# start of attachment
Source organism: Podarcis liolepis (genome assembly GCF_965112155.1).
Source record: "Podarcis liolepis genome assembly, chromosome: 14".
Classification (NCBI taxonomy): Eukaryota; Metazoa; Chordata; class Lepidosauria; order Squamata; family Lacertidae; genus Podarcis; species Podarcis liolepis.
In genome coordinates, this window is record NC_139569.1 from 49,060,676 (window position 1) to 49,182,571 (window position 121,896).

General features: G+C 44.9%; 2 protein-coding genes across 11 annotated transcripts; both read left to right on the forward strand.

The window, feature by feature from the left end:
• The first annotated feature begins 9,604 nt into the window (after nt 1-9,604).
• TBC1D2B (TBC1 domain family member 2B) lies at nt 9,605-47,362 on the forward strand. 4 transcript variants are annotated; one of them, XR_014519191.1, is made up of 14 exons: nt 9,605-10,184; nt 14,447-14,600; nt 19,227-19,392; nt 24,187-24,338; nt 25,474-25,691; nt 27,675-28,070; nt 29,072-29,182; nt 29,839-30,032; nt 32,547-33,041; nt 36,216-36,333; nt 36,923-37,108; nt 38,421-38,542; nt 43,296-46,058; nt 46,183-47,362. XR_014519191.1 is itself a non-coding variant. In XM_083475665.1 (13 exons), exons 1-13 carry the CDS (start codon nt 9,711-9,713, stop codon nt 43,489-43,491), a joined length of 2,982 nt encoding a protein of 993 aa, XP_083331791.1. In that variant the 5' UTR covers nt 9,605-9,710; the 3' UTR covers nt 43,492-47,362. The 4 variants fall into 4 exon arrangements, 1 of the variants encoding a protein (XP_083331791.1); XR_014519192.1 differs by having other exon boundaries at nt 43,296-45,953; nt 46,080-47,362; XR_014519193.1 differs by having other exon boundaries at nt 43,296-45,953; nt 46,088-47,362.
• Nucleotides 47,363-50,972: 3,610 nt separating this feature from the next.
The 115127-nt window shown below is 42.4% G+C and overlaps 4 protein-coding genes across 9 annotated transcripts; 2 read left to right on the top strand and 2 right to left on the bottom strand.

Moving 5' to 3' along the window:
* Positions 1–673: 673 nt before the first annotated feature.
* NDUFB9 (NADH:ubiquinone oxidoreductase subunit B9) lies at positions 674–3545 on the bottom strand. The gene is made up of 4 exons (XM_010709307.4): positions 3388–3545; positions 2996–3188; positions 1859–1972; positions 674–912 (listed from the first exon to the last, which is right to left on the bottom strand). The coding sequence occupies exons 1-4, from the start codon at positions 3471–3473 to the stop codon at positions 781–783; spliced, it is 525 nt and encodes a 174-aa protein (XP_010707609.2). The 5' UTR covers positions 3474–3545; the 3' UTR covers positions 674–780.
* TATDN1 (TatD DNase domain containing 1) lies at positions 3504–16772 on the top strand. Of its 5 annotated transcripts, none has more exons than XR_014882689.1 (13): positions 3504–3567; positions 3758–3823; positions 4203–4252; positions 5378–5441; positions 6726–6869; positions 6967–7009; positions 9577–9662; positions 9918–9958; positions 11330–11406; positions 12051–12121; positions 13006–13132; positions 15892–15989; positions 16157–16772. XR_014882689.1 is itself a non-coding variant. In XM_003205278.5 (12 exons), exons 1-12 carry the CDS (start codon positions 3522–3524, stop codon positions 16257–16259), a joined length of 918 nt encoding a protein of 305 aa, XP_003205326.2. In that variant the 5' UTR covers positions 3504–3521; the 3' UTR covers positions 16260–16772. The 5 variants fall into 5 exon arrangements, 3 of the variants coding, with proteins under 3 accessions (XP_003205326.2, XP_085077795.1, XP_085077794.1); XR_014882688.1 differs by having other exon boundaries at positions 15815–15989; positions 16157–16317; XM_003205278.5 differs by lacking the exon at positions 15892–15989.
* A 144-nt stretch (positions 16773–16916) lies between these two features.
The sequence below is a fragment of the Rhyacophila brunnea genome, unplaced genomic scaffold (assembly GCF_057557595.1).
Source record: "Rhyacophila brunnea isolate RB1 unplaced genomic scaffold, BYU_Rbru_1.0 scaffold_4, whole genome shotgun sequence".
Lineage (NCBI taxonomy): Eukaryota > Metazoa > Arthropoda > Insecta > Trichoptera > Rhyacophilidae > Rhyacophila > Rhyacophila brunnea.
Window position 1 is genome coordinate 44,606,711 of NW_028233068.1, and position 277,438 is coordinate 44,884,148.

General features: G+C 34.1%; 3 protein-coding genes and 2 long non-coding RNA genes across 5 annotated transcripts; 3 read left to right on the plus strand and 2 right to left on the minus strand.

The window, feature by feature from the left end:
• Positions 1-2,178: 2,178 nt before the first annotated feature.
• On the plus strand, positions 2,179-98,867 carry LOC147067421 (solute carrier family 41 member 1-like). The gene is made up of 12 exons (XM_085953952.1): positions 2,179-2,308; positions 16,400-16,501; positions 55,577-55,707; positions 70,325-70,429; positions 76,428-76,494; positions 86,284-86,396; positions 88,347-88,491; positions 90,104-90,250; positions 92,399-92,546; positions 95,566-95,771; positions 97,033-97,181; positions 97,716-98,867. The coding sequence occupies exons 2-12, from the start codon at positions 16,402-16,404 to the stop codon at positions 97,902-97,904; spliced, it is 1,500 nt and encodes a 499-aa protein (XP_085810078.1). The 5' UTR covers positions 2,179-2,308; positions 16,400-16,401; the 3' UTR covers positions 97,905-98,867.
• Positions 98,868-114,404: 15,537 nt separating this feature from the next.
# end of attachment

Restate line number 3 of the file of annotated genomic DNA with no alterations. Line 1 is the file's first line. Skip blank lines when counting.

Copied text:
Classification (NCBI taxonomy): Eukaryota; Metazoa; Chordata; class Lepidosauria; order Squamata; family Lacertidae; genus Podarcis; species Podarcis liolepis.